In this way the CDS is arranged to display clearly and concisely indications as to the status of each major organ system 32 of a critically ill patient over a period of time. Changing colours on each indicator bar a–h, provide a doctor or nurse with a rapidly assimilated indication as to whether each organ's status is improving or failing.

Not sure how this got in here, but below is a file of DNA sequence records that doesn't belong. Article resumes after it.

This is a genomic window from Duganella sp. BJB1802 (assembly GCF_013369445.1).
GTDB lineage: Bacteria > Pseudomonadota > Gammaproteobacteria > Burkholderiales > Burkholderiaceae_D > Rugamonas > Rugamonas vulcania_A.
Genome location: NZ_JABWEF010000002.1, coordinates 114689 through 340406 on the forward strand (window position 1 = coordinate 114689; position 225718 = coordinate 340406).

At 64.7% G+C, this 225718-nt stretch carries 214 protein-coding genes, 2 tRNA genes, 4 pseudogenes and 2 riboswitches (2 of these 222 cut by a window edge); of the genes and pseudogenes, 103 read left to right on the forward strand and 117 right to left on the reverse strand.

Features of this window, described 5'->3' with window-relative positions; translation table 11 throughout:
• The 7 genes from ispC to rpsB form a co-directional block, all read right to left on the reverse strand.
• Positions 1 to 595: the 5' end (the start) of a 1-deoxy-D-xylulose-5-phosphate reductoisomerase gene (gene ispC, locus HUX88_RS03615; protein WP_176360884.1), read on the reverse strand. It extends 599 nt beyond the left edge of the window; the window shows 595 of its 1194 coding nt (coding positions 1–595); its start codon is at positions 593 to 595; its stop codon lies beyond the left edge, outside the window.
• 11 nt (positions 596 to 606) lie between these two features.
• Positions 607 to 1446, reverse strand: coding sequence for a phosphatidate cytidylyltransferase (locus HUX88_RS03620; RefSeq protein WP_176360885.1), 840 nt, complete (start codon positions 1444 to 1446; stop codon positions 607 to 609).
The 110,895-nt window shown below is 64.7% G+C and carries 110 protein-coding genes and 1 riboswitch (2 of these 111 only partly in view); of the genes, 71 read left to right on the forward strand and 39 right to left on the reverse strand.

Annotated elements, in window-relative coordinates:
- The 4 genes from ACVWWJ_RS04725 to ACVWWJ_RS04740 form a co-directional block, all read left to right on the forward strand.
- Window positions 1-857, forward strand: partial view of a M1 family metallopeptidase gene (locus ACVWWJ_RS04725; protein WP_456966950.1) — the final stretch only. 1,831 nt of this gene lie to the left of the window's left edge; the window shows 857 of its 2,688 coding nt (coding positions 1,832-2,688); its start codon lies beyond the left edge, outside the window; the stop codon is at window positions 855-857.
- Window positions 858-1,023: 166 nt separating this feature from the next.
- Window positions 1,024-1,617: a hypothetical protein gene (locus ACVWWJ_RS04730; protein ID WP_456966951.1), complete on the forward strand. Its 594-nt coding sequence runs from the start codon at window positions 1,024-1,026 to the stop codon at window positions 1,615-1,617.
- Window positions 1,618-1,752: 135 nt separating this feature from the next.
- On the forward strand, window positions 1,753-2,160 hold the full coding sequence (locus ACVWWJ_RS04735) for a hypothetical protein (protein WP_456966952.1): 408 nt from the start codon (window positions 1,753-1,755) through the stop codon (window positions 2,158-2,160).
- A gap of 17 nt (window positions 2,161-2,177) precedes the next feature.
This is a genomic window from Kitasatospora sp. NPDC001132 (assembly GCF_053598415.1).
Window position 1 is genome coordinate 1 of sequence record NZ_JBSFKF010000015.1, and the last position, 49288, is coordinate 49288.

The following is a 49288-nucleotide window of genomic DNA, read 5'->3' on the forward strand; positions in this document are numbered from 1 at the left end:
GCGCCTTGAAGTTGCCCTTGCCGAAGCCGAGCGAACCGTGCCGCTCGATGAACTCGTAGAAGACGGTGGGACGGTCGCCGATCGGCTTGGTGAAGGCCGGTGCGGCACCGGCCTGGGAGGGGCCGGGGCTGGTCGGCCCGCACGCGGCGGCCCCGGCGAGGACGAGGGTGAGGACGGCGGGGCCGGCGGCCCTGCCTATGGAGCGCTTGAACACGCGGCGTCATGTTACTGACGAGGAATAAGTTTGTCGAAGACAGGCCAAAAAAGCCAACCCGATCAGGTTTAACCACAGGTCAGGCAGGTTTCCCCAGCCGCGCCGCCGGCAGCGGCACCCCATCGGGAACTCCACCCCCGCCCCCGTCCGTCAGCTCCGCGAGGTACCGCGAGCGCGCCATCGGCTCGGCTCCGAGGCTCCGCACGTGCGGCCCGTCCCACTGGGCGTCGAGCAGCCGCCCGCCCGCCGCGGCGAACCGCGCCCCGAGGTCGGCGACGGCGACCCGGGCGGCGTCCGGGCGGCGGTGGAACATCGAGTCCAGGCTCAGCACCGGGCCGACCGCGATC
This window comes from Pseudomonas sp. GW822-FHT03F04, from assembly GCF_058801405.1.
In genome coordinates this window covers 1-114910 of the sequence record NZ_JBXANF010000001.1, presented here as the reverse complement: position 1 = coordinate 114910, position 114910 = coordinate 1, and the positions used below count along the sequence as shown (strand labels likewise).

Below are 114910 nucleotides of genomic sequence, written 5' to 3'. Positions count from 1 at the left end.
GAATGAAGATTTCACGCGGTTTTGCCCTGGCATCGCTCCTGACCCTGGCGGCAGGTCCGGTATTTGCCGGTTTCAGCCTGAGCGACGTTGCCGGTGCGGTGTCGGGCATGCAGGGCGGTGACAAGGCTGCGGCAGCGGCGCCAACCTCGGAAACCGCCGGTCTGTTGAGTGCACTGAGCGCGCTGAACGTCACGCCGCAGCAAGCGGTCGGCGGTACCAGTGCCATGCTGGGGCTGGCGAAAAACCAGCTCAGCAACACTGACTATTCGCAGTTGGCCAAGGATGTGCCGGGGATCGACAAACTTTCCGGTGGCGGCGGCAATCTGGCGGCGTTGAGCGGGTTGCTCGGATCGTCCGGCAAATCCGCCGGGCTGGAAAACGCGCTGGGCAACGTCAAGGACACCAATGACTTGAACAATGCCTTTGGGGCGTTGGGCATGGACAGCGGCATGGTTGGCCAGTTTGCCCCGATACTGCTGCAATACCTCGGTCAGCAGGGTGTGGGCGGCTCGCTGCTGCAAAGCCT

The intervention indicators 38 are placed on a time line above selected bar charts a–h. An intervention is a procedure which may be performed by a doctor or nurse with the aim of improving the patient's condition. A significant proportion of interventions will be scheduled events, although some will be random events made in response to a change in the patient's state. The placing of the indicator on the time line therefore provides a clearly visible indication of the time at which an intervention has been made. The bars a–h it appears adjacent to are those displaying the status of the organ system(s) that the particular intervention is known to affect. In this way, it may be readily confirmed whether or not its intended result, in terms of an improvement of a particular organ's status, is achieved. Each time period may have only one intervention symbol 38 above it, although obviously a number of different procedures may have been tried. However the CDS 24 is arranged such that an intervention window may be opened by clicking a mouse cursor on the intervention symbol 38. The window contains information as to the number and type of interventions made as well as any further information recorded by the clinician; for example timings, reasons and action taken. This window also provides a further access route identifying the relevant protocol(s) used in the intervention(s).